Cathy Jasso is an Illinois-based special education teacher who has been in the field for over four decades. She instills within her students—all of whom face adversity due to their disabilities—the notion that they are of as much value as their peers, that they too are capable of living fulfilling lives.
She does this all out of desire to make a positive impact on the lives of the disadvantaged. Her dedication is evident in the fact that, even at 68 years old, she continues to substitute teach, despite having “retired” years ago.
What Was Cathy Jasso’s First Experience Caring for Children With Disabilities?
In high school, Cathy began volunteering at Misericordia, a well-renowned Chicago-based home for children with intellectual disabilities. Her passion for the field was evident immediately, and soon enough, she became a paid behavioral technician at the home, a job that she worked throughout college.
Speaking on her time at Misericordia, Cathy says, “When I die, that’s gonna be my heaven, as that was my favorite job.”
She describes working with a nursery of six children, whom she cared for in almost every major way, getting them out of bed, bathing them, and even singing for them.
This job was not only the seed that sprouted into her wanting to become a special education teacher, but it was her first major realization that she wanted to be a mother.
How Is Cathy Jasso an Everyday Hero?
Unfortunately, there is not a whole lot of money to be made in teaching. Education is a field that one must enter purely out of passion, and this is something that Cathy undeniably has.
Aside from not being financially rewarding, the job is emotionally taxing, but to Cathy, this is a small price to pay in order to do what she loves. She is an everyday hero because of the financial and mental sacrifices she makes for the good of others.
Cathy believes that anyone has the potential to be a hero. She herself was not born into wealth or with inherent gifts that ensured her success. Instead, she saw injustices in the world and decided to do something about them. Her work is done for the sake of her students alone; it is not an attempt to bolster her reputation or ego.
Her work pays off in that she has made a positive impact on the lives of countless students, as evidenced by the overwhelming support she has received from their parents.
At home, she has a box of letters from grateful parents, many of whom didn’t feel comfortable leaving their children with anyone else until they met Cathy.
What Have Been the Greatest Struggles Cathy Jasso Has Faced Throughout Her Career?
Being a mother of four, Cathy’s life has oftentimes felt like a balancing act, as she had to always be careful not to bring work-related stress home to her children.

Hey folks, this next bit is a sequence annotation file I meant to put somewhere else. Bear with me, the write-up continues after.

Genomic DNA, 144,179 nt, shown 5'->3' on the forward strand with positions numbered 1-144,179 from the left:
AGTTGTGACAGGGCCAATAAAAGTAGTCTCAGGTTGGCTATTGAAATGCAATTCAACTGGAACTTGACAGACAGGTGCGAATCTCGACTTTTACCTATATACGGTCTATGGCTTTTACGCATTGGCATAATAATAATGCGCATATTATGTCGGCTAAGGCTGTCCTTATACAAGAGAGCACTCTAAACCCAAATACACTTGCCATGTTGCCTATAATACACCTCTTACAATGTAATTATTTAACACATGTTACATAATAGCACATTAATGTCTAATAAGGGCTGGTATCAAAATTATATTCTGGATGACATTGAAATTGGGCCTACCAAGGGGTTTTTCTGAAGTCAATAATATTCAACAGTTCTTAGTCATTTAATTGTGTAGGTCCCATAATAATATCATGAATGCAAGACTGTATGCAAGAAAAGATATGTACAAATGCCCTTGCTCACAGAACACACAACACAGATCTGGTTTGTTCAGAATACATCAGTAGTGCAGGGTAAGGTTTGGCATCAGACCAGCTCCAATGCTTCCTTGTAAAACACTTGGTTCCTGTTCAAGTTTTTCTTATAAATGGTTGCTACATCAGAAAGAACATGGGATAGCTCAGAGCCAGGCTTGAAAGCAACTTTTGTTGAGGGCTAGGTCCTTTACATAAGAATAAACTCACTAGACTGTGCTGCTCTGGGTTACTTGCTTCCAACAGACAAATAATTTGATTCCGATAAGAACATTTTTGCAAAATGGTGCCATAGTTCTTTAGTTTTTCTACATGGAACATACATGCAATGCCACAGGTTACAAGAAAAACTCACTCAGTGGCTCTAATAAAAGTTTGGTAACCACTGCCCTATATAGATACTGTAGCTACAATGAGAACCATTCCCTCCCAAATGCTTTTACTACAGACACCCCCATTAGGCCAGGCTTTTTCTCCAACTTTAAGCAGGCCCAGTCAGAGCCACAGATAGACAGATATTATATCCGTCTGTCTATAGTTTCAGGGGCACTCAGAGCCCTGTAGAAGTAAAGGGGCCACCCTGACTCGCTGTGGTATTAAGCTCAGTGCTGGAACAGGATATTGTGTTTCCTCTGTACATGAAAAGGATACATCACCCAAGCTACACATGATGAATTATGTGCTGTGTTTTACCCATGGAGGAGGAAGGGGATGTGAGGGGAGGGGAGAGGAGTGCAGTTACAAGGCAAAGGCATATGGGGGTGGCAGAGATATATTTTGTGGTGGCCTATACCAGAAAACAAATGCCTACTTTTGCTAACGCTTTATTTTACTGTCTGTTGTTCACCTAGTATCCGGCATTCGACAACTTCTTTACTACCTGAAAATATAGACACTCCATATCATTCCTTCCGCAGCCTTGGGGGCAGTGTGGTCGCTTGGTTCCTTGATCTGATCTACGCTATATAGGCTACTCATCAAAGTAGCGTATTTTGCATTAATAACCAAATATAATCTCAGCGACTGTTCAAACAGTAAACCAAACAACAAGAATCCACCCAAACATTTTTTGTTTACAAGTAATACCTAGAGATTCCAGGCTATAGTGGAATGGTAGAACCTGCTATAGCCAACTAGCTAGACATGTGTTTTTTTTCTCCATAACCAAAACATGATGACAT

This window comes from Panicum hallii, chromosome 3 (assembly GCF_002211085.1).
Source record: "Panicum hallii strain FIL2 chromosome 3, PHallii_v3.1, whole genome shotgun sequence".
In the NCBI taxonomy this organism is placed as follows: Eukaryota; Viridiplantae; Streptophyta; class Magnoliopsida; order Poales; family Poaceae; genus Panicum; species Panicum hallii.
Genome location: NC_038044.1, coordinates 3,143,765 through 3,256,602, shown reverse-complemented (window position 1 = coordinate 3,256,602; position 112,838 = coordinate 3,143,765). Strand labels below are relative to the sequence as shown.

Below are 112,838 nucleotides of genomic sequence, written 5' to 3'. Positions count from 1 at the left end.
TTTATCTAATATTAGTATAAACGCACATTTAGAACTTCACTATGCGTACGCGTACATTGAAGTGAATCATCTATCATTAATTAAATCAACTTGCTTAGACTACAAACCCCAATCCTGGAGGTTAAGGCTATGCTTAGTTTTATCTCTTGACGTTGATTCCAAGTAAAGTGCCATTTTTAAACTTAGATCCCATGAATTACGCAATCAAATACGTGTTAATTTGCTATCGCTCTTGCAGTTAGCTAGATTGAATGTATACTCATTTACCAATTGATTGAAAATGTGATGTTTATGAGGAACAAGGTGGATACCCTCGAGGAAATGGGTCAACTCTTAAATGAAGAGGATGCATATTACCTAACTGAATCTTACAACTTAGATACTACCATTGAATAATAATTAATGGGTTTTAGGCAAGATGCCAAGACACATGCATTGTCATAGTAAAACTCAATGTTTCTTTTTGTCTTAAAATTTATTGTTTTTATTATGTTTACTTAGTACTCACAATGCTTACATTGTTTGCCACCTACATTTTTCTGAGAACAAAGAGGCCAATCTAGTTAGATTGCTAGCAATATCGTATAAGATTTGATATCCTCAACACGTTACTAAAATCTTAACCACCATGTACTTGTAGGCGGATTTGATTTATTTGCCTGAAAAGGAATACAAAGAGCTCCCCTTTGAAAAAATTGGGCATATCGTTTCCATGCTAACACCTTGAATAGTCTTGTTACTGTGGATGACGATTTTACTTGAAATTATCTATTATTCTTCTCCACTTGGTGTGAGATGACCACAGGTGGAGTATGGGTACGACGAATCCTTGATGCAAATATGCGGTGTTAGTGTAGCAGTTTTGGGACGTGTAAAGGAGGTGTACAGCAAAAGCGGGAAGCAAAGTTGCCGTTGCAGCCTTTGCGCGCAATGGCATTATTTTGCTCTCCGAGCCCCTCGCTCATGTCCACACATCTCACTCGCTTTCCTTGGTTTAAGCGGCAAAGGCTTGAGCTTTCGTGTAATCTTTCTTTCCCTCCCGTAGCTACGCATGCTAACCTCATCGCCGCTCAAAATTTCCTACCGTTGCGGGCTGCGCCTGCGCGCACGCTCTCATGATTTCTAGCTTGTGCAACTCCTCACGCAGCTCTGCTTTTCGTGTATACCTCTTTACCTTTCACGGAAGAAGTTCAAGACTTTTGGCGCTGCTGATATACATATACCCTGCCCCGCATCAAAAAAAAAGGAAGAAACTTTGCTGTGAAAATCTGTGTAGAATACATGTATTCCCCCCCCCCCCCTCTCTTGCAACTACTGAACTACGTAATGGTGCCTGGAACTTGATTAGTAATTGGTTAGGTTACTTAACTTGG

Additionally, the recent passing of her husband took a huge toll on her, yet she has managed to remain optimistic, just grateful that he is no longer suffering from his diabetes.
The primary way in which Cathy has dealt with stress in her life—work-related or otherwise—is exercising. Running in particular has not only given Cathy a healthy body, but a healthy mind.
She views running as her “prayer time,” an hour or so in which she can allow her troubles to melt away. When she runs, she thanks God for all the blessings in her life.
“I’m running slow, but I’m not in a race with anybody,” she says.
Cathy Jasso on What People Get Wrong About People With Disabilities
Having spent four decades working with children with disabilities, Cathy has a high opinion of the disenfranchised group. She can’t stand to see the ridicule they endure, especially when it’s at the hands of their peers.
She wishes that people understood that people with disabilities are valuable people, that their neurodivergence makes them unique thinkers who are invaluable to our society.
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To parents of children with disabilities, Cathy recommends joining support groups and asking their children’s schools for resources. Her most important piece of advice, however, is to never treat one’s child as an “other,” as this will instill within them a victim complex.
According to her, children with disabilities should still be treated as normal, as they too are human beings who deserve to feel valued.
Cathy Jasso Is a Hero
Even after her supposedly “retirement,” Cathy immediately began subbing. Teaching students with disabilities is something that she cannot escape, as at this point, it is an inherent part of her.
She is a hero because she sacrifices parts of herself—her time, her finances, sometimes even her emotional wellbeing—to serve people in need. She has made an incalculably positive impact on the world, helping hundreds upon hundreds of students to feel valued and worthy of fulfilling lives.